Lennon: I did not really see a “Puppet Master” movie until after I had read the script of this new “Puppet Master” film. I saw it had William Hickey, I said, “Oh, this is right up my alley.” I love little things killing people, and more than anything I love human adults being forced to very seriously and sincerely interact with tiny little Reichs. As if it’s like, really life or death. I just love that.
CS: It’s cool because this bigger budget reboot could’ve very easily switched over to CGI puppets, and making them do all sorts of crazy things, but nope. You guys stuck to the formula of what fans have loved about this series for decades.
Lennon: I don’t want to give too much away, but in every single scene of “Puppet Master,” somebody’s hand is just out of frame. That was the secret to every single thing that happens. Unless the puppet is directly on top of my throat, in which case it’s just me wrestling against it.
CS: In the movie you play a comic book artist, and a comic book shop worker. I assume this was a character pretty close to the real Tom?
Lennon: It’s not that far off. I do have a love for comics, and the interesting detail, which is when we were making the move and they said my character was gonna work in a comic book store, if you look around the room…
CS: The Goon?
Lennon: The Goon is everywhere, yeah. My friend Eric Powell, he does “The Goon,” which is my personal favorite comic. I own all of them, I own some of, I own several originals of his, too. It’s really the only comic book I really collect, but it was very nice that he gave us a lot of… I think I’m wearing a Goon tee shirt for about half the movie.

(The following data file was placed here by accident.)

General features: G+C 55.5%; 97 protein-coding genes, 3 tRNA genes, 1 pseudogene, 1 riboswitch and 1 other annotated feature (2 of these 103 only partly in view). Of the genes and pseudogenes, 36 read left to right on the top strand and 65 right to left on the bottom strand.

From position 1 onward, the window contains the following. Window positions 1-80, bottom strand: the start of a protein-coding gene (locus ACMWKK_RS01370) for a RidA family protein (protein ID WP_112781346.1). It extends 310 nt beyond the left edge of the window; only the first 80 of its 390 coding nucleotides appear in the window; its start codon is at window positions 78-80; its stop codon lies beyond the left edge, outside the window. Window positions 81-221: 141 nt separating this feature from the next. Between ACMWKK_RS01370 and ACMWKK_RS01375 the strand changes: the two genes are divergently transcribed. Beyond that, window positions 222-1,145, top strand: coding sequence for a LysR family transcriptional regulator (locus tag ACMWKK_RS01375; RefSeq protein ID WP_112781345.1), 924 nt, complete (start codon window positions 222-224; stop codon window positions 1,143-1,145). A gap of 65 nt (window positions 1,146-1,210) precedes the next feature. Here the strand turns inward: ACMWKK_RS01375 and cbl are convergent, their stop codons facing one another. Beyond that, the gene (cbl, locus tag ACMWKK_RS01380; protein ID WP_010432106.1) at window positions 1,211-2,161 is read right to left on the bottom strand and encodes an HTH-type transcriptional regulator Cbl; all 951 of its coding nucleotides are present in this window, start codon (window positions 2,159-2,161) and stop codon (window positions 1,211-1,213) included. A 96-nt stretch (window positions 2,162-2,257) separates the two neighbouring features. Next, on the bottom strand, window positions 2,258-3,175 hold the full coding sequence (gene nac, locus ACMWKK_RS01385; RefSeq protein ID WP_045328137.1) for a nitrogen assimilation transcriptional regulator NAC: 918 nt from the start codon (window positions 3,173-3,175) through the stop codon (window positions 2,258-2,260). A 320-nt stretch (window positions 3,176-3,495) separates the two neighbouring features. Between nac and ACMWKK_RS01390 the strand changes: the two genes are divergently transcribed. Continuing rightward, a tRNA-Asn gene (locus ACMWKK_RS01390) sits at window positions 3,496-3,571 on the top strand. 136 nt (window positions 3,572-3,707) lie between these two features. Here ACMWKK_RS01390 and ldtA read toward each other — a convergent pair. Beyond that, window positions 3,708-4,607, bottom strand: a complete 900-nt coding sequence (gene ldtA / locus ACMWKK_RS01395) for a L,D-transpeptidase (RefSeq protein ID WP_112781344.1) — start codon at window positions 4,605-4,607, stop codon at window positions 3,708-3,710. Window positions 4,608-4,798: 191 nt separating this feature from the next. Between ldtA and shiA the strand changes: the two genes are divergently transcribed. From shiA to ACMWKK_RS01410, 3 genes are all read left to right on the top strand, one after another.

CS: You are, yeah. I definitely noticed that because I’m a big fan of the Goon too, and you actually wrote a Goon story as well, right?
Lennon: I did, yeah. I wrote a Goon short story and I wrote one of the Dwight T. Albatross’s Goon Noir books called “Lucky Pierre”.
CS: I know that Tim Miller’s been developing a movie of “The Goon” for a long time, is there any talk of you being involved in that if that ever gets off the ground?
Lennon: I actually don’t know where that stands, you’d have to ask Eric and those guys. But I do know that they were working on it, and I know at one point they were doing some scratch demos and … one of my great friends Patton Oswalt and I both got to do some voices for the demos that they were making, but I don’t know where that stands. I hope it’s happening, because it would be amazing.
CS: You did the “Hell Baby” movie from a few years ago, and I know you’re a big fan of horror movies. Usually when I talk to actors about horror movies they typically bring up “The Exorcist,” “Rosemary’s Baby,” “Alien,” “The Shining”… the usual, usual. Do you have like some favorite deep dive horror movies? Like really obscure, weird movies?
Lennon: Oh yeah, for sure. Probably not that obscure, but I’ve got some stuff that like I love that isn’t in the top, the instant list. For me, “Exorcist III” is one of the scariest movies of all time.
CS: Oh yeah, that hallway shot with the scissors.